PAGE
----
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The housing trilemma

Originally posted on May 1 on my blog for Inside Housing

The pace of change in housing seems to accelerate every year, especially in the last decade.

There may be better known conferences than the one organised by the Housing Studies Association but there are few if any give you a better opportunity to try to make sense of it all.

Held in Sheffield last month, the theme of this year’s conference was Home Struggles: Politics, Marginality and Resistance in the Contest for Housing. This was a title designed to cover everything from the financialisation and homelessness we are familiar with in Britain to the more informal struggles associated with the Global South.

The conference brings together the growing number of academics working on housing issues from this country and overseas but housing professionals and tenants were there too in the audience and with papers of their own.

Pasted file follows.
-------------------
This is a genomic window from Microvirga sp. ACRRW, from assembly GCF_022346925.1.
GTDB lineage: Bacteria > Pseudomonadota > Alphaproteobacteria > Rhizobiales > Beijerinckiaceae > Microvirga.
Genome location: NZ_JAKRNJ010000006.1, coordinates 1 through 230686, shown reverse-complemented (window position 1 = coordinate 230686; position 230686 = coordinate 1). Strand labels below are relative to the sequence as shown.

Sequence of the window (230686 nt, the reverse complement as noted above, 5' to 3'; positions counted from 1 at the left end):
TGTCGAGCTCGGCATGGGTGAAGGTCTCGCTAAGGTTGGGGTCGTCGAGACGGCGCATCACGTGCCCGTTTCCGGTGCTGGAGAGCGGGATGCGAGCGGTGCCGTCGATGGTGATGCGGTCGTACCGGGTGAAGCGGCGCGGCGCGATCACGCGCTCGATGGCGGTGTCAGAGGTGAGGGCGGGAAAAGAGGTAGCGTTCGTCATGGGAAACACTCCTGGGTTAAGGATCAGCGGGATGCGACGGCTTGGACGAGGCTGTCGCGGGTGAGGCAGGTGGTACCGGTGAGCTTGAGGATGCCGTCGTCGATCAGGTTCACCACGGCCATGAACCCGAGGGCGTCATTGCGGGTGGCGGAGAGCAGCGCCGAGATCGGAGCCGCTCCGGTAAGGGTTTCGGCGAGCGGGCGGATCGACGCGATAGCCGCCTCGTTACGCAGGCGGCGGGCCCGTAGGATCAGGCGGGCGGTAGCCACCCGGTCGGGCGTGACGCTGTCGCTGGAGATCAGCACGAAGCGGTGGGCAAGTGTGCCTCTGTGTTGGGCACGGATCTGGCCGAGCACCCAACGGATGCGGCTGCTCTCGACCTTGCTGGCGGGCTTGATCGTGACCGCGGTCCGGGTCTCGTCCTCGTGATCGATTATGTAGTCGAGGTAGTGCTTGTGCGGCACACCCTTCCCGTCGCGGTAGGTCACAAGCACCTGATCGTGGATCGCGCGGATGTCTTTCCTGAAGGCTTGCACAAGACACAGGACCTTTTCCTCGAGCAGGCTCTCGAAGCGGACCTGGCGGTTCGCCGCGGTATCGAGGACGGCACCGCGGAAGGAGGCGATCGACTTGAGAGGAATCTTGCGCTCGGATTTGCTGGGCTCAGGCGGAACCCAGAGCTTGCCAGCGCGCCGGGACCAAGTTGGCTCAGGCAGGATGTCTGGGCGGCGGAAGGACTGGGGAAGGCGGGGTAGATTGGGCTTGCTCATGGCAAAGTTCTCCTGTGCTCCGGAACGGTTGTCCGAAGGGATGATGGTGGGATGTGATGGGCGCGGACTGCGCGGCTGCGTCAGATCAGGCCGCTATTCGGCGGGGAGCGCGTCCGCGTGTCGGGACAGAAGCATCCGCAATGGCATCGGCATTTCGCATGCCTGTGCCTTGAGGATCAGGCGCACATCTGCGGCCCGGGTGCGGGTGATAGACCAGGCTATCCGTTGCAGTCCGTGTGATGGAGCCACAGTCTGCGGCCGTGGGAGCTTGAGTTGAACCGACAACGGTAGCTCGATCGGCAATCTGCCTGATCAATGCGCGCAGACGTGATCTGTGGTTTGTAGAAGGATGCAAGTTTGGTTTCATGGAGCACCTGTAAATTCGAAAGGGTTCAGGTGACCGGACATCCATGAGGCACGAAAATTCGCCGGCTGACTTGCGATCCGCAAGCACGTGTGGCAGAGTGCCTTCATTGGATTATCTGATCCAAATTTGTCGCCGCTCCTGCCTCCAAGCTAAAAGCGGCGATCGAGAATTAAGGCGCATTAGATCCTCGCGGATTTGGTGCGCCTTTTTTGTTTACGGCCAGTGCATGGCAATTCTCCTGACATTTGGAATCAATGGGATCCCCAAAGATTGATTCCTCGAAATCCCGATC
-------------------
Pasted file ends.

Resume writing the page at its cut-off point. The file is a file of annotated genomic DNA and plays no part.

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10 things about 2018 – part one

Originally published as a column for Inside Housing on December 21.

It was the year of three housing ministers and two secretaries of states (so far), the year that the department went back to being a ministry and a new government agency promised to ‘disrupt’ the housing market.

It was also the year of the social housing green paper and the end of the borrowing cap, of Sir Oliver Letwin and Lord Porter and of some significant anniversaries.

Above all, it was the year after Grenfell and the year before Brexit. Here is the first of my two-part review of what I was writing about in 2018.

1. New names, new ministers

January had barely begun when the Department for Communities and Local Government became the Ministry for Housing, Communities and Local Government. The name harked back to the glory days when housing was ‘our first social service’ and housing secretary Sajid Javid became the first full member of the cabinet with housing in his title since 1970.